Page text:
Later in life, some of us experience regret about what we didn’t accomplish. We didn’t achieve what we wanted. We didn’t fulfill our true potential. We didn’t travel the world. We didn’t find our soul mate. We didn’t learn to play the piano. These “didn’ts” can cause pain. They can make us feel as if we had failed at life.
The ability to do new things and learn new skills does not expire. We can always improve and become better versions of ourselves. My dad passed away at the age of 93. One of the many things he taught me was that you could do anything you set your mind to do; you could learn anything. And there were no limits as to when you could begin. When he was 75, he decided to learn how to paint with oils. So he got an easel, some canvases and paints. And then he painted. When he was 88, he invested in a computer so that he could learn about the internet. And then he explored the new world of cyberspace.
Almost without exception, some of the regret experienced later in life is a result of not “achieving” something. When one feels that they haven’t fulfilled their true potential, it can leave a painful mark. Self-discovery and improvement can happen at any time in life. The ability to improve oneself does not expire. It is a never-ending process.
“You must live in the present, launch yourself on every wave, find your eternity in each moment. Fools stand on their island of opportunities and look toward another island. There is no other land; there is no other life but this.” – Henry David Thoreau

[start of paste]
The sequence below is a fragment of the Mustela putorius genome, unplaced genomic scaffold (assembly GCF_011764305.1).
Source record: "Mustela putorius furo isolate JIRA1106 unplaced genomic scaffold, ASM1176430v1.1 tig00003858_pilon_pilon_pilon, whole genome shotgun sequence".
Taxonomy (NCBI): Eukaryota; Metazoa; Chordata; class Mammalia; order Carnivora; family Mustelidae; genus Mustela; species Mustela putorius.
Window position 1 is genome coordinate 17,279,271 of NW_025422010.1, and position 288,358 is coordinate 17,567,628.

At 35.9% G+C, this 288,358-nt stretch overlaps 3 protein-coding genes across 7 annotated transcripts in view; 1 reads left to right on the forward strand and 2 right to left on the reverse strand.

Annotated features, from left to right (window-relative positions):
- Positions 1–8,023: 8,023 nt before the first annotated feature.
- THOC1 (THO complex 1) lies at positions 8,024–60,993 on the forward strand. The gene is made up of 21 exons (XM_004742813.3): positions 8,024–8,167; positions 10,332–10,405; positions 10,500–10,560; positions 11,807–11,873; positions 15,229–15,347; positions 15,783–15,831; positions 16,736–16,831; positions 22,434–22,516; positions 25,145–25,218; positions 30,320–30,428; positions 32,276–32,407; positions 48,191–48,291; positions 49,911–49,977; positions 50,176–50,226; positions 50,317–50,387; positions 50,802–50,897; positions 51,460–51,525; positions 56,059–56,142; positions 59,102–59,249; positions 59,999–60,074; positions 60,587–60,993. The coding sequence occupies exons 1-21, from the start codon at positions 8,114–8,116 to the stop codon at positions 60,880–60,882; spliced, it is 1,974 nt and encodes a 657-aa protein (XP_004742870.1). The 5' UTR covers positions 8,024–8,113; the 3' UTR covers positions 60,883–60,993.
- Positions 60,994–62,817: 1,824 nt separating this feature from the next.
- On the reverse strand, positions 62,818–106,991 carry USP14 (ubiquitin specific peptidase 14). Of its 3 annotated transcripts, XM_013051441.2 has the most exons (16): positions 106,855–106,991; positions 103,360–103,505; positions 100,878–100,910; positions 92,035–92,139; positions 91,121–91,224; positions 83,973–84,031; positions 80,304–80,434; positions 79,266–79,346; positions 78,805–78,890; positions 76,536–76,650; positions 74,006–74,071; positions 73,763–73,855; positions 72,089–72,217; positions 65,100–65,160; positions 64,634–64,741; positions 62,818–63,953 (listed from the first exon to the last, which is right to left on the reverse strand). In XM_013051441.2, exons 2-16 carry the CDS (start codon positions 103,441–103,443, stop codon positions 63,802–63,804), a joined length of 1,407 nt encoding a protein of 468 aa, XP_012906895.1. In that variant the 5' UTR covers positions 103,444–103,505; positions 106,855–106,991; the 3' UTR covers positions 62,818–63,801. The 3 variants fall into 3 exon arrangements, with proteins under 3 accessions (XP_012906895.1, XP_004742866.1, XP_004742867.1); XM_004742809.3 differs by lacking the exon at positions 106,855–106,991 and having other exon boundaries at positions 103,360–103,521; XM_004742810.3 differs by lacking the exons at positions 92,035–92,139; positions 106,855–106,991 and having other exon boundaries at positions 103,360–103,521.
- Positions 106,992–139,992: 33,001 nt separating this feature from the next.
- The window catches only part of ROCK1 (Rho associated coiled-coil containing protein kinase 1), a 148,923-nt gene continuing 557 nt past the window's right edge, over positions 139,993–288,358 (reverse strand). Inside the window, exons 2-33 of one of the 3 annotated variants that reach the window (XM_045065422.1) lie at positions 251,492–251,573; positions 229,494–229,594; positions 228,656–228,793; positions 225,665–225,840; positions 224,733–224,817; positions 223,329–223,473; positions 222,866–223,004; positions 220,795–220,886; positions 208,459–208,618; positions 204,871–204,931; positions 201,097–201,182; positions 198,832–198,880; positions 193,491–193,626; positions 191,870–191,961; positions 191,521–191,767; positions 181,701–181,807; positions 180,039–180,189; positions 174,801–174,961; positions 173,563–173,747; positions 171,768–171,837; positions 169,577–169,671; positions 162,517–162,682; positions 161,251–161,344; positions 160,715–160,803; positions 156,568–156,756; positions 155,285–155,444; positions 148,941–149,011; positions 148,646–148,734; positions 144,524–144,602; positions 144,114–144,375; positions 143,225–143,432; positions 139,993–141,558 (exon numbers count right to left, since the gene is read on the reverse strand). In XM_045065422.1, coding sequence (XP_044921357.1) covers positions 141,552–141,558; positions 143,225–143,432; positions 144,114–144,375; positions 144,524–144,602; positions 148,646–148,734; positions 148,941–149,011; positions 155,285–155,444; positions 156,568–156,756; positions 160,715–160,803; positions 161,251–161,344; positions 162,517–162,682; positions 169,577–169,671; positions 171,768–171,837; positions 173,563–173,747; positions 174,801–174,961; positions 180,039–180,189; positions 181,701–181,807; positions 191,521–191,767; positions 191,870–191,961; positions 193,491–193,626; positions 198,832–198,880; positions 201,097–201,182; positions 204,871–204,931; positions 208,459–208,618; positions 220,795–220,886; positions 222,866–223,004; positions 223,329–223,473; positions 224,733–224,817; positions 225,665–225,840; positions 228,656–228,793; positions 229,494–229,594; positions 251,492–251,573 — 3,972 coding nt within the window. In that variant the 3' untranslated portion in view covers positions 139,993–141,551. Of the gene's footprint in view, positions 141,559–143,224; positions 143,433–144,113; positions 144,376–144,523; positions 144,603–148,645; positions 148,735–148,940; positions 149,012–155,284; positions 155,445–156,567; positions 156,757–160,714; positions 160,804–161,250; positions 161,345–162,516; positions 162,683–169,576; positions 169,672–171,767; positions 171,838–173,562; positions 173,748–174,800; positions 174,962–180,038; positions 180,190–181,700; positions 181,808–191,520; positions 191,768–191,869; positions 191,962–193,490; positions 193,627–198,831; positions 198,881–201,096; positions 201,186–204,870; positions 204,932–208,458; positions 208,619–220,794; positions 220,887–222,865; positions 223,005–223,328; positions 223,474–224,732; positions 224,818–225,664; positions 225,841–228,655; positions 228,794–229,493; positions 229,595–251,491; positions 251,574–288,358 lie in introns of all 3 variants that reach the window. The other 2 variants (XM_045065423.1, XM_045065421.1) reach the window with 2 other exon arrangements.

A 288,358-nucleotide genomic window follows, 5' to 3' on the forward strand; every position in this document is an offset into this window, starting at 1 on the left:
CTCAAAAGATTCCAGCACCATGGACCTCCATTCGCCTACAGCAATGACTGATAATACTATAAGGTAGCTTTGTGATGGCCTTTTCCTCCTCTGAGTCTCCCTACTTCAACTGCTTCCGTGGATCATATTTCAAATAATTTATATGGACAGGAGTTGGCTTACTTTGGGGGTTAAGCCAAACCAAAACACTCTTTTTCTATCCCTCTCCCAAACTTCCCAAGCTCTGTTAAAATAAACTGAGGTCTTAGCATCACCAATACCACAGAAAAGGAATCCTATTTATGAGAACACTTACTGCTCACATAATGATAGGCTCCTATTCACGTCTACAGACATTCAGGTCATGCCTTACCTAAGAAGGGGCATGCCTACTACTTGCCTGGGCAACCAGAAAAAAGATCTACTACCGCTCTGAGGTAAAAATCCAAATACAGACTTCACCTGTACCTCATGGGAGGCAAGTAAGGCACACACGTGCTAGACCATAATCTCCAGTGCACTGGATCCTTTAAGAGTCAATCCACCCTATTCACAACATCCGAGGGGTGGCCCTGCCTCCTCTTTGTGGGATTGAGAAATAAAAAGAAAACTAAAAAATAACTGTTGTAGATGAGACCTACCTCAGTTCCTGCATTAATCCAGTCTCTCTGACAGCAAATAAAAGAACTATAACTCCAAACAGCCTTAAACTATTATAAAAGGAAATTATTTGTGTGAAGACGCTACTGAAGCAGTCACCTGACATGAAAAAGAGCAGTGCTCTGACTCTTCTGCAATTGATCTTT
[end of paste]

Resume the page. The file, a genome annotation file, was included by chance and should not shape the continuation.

There are many stories of people who began new careers at an advanced age. One such person is Anna Mary Robertson, known as Grandma Moses. She began her painting career at the age of 78 (I think maybe Dad was inspired by her) and painted until her passing at the age of 101.
There is also a lesser known woman who should be acknowledged: Doreetha Daniels. Doreetha, a multiple stroke victim with vision and hearing problems recently received her college degree from College of the Canyons in Santa Clara, California. Doreetha is 99 years old. She advised prospective students: “Don’t give up. Do it. Don’t let anybody discourage you. Say that, ‘I’m going to do it,’ and do it for yourself.”
One faculty member said: “Doreetha is a living testament to the saying ‘if there is a will, there is a way’…” Doreetha was motivated to go to college by two things. She was tired of her hobbies and wanted to expand her interests. And she was inspired by her grandchildren, who after starting families and careers, went back to school for graduate degrees.
Consider Thoreau’s words …“there is no other life but this.” Take the opportunity to live it to the fullest. Live until the very end. There is no limitation to what you can accomplish. There is no time limit to being actively engaged in life.